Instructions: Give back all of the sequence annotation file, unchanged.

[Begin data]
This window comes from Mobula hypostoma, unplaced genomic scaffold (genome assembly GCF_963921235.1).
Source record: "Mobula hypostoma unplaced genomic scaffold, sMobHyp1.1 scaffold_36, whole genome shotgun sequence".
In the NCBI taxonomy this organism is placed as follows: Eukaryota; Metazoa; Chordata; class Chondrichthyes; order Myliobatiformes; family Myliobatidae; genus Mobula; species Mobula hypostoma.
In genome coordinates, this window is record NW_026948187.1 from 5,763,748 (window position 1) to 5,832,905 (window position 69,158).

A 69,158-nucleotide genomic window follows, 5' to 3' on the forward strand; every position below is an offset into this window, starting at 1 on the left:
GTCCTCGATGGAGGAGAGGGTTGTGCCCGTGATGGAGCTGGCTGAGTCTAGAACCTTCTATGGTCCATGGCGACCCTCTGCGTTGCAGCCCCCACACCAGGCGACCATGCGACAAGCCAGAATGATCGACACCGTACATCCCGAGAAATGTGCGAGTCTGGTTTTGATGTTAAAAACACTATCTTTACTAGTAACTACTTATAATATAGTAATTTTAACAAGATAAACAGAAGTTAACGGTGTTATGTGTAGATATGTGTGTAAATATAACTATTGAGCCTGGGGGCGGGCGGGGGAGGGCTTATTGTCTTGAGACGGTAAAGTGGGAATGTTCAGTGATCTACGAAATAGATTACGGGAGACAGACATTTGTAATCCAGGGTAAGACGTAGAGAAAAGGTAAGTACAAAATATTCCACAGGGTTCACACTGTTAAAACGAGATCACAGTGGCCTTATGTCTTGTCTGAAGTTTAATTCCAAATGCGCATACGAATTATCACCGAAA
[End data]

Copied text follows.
This window comes from Mobula hypostoma, unplaced genomic scaffold (genome assembly GCF_963921235.1).
Source record: "Mobula hypostoma unplaced genomic scaffold, sMobHyp1.1 scaffold_36, whole genome shotgun sequence".
In the NCBI taxonomy this organism is placed as follows: Eukaryota; Metazoa; Chordata; class Chondrichthyes; order Myliobatiformes; family Myliobatidae; genus Mobula; species Mobula hypostoma.
In genome coordinates, this window is record NW_026948187.1 from 5,763,748 (window position 1) to 5,832,905 (window position 69,158).

A 69,158-nucleotide genomic window follows, 5' to 3' on the forward strand; every position below is an offset into this window, starting at 1 on the left:
GTCCTCGATGGAGGAGAGGGTTGTGCCCGTGATGGAGCTGGCTGAGTCTAGAACCTTCTATGGTCCATGGCGACCCTCTGCGTTGCAGCCCCCACACCAGGCGACCATGCGACAAGCCAGAATGATCGACACCGTACATCCCGAGAAATGTGCGAGTCTGGTTTTGATGTTAAAAACACTATCTTTACTAGTAACTACTTATAATATAGTAATTTTAACAAGATAAACAGAAGTTAACGGTGTTATGTGTAGATATGTGTGTAAATATAACTATTGAGCCTGGGGGCGGGCGGGGGAGGGCTTATTGTCTTGAGACGGTAAAGTGGGAATGTTCAGTGATCTACGAAATAGATTACGGGAGACAGACATTTGTAATCCAGGGTAAGACGTAGAGAAAAGGTAAGTACAAAATATTCCACAGGGTTCACACTGTTAAAACGAGATCACAGTGGCCTTATGTCTTGTCTGAAGTTTAATTCCAAATGCGCATACGAATTATCACCGAAA